By Karen Engelsen, for EdgeLife Magazine
Q: What lead you to your perspective on the healing arts?
A: “I was born and raised on a dairy farm in Ohio and so always had an appreciation for the web of life. I was granted a full tuition scholarship to Western Reserve University (now Case-Western Reserve University) and majored in psychology as a pre-med candidate. Even then I was most interested in how everything fit together.
“The first year I attended Ohio State’s Medical School (1958), they had decided to offer two educational tracks: both the traditional piecemeal approach and a new, integrated approach. This new approach combined each basic science subject with the clinical side of each subject. In other words, when the liver chemistry was covered, so was the anatomy, surgical anatomy, physiology, radiology, etc.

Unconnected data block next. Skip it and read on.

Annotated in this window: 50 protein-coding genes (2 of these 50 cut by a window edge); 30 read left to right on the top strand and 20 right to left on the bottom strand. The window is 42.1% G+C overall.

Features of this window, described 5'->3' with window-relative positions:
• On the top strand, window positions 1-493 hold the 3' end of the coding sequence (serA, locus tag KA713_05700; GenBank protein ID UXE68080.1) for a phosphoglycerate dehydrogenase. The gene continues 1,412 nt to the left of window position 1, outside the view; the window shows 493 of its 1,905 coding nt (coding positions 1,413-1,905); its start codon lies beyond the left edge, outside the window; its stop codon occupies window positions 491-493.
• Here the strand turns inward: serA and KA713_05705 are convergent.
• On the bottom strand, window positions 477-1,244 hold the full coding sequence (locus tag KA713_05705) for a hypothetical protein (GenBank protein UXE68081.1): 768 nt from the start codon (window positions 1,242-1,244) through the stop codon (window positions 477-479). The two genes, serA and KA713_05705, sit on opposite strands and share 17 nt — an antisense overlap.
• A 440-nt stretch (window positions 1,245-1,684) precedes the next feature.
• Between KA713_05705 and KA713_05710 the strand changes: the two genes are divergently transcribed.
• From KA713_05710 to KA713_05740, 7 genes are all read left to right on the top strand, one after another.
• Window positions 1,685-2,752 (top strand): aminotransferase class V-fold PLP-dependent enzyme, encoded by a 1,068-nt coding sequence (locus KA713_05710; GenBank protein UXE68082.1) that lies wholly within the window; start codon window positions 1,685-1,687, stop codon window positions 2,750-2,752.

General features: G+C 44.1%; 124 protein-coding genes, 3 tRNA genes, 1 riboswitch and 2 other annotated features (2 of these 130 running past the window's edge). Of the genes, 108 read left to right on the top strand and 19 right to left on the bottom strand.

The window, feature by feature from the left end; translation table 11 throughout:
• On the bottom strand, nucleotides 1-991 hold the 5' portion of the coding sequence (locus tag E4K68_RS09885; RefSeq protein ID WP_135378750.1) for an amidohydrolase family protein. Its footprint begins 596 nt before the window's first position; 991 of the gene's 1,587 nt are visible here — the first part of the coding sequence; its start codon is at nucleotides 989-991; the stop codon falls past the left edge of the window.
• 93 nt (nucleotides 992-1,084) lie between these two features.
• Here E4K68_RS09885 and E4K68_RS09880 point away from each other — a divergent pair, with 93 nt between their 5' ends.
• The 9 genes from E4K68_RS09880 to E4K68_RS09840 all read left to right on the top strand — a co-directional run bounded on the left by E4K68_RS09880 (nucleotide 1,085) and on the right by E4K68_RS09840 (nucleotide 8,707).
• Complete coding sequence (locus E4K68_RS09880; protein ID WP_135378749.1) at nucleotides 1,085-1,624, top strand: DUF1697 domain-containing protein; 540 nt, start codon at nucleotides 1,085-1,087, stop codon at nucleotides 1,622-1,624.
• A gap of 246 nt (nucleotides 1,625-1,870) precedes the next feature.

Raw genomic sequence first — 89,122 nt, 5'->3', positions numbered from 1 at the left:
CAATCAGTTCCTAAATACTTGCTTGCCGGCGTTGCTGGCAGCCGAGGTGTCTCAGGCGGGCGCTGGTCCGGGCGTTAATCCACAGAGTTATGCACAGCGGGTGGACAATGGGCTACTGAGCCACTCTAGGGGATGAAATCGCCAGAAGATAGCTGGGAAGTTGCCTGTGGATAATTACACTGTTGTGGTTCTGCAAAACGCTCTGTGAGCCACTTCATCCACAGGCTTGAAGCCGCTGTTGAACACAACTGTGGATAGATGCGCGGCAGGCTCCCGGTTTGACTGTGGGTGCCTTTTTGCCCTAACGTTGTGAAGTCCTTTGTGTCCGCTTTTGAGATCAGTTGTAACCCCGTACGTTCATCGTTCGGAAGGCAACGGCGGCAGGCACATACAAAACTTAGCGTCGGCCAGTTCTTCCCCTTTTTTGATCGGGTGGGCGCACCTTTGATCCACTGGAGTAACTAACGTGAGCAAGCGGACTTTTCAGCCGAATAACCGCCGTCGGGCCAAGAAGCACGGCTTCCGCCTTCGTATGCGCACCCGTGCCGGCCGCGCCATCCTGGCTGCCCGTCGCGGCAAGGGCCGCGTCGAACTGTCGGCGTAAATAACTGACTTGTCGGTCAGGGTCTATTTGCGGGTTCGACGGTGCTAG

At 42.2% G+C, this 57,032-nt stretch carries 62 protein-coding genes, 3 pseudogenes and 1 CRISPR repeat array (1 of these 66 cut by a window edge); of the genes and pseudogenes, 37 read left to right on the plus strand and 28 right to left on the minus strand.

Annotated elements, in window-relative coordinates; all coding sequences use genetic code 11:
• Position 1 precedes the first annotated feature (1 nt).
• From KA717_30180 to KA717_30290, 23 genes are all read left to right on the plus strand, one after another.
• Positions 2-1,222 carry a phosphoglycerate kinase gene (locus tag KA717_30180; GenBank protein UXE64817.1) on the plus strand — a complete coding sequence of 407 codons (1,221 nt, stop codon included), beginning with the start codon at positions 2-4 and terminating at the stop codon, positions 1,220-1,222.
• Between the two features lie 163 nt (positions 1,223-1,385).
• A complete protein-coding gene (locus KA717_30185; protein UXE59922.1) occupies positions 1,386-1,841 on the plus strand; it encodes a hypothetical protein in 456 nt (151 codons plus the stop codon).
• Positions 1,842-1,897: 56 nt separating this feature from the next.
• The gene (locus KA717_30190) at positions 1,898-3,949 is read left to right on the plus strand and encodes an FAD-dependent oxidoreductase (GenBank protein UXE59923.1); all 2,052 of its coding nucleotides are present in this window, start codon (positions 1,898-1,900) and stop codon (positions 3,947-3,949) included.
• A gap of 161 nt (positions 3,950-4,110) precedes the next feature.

“I know it sounds only logical now, but this was revolutionary at the time. They asked for volunteers for the new program and separated the class into two parts to compare our progress. Of course, I jumped at the chance to be in the new group, to my everlasting thankfulness.
“So, when I got into practice I was primed to do what interested me most: be a family practitioner who saw things in wholes. This led inevitably to patient education as my approach to health, which lead, inevitably, to my interest in holistic medicine.”
Q: In your practice, what had patients been through by the time they hit your office?
A: “Most had already seen an average of a half-dozen physicians with little or no resolution. In other words, I got all the hard cases in this little town of 10,000 people. I was the first new doctor in 25 years to start practice there. I soon got a significant reputation for not shying away from the hard cases. I was the only physician with a hitching rack in the parking lot for all the Amish who came to me. The Amish are well known for their self-sufficiency and interest in helping themselves.”